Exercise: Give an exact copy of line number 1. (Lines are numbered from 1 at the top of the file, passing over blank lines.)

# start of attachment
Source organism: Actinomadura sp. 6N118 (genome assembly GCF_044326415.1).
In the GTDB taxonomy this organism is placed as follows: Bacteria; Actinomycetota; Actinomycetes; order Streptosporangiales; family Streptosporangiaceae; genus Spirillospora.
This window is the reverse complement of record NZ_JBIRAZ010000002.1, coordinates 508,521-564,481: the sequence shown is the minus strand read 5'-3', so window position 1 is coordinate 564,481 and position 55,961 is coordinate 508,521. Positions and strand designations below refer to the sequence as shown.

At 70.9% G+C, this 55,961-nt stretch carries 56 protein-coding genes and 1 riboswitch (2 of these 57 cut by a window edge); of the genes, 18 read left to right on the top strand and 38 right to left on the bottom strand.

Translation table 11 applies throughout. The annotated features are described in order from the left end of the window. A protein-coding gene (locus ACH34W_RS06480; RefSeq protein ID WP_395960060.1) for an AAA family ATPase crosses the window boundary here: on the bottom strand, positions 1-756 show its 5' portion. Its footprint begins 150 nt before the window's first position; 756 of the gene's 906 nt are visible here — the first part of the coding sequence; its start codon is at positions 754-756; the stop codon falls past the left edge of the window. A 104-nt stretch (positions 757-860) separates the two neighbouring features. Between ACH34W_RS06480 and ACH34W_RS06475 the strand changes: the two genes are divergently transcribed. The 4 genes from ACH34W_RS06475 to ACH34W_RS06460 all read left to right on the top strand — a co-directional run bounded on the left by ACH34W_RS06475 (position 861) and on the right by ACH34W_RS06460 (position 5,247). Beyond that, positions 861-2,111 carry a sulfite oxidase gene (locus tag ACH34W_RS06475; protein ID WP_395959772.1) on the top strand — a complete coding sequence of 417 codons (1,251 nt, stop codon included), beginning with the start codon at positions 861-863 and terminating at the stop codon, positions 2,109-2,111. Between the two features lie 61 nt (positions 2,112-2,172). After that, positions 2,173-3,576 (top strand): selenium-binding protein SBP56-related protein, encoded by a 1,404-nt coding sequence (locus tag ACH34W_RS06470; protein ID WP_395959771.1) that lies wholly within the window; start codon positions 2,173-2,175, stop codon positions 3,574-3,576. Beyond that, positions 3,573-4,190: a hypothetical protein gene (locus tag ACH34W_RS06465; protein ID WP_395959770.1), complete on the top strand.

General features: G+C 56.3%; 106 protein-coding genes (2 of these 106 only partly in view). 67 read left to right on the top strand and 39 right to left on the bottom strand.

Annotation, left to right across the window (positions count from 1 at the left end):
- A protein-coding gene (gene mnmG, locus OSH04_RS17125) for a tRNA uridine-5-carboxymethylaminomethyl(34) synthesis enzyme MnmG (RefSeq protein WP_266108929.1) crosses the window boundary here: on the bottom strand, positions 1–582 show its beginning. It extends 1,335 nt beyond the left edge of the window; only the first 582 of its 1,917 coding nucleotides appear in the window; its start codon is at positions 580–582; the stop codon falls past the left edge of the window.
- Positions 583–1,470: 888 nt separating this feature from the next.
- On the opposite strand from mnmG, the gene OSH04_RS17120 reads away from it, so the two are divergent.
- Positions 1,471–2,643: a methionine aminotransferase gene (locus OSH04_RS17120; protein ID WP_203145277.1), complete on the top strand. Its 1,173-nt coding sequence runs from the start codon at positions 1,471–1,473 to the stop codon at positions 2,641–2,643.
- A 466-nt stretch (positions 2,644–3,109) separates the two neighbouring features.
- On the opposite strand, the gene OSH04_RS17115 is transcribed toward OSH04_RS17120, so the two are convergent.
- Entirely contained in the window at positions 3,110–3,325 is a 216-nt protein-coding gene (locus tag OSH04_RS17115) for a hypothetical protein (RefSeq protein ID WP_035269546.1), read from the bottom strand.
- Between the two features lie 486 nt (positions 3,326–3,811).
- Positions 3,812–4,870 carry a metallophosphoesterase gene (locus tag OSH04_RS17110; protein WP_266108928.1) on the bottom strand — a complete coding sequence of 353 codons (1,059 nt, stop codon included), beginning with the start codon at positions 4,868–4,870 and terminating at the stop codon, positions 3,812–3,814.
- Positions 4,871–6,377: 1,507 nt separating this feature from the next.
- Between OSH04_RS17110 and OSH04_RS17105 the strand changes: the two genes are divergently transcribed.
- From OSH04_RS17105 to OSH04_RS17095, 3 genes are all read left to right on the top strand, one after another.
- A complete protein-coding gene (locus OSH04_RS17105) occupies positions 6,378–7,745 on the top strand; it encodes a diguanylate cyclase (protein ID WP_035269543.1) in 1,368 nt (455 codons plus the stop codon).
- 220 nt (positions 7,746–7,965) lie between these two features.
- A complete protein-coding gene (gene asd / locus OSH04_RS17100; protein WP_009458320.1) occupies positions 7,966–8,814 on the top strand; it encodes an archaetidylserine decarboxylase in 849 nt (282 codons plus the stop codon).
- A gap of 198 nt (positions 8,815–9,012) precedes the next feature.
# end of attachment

Source organism: Actinomadura sp. 6N118 (genome assembly GCF_044326415.1).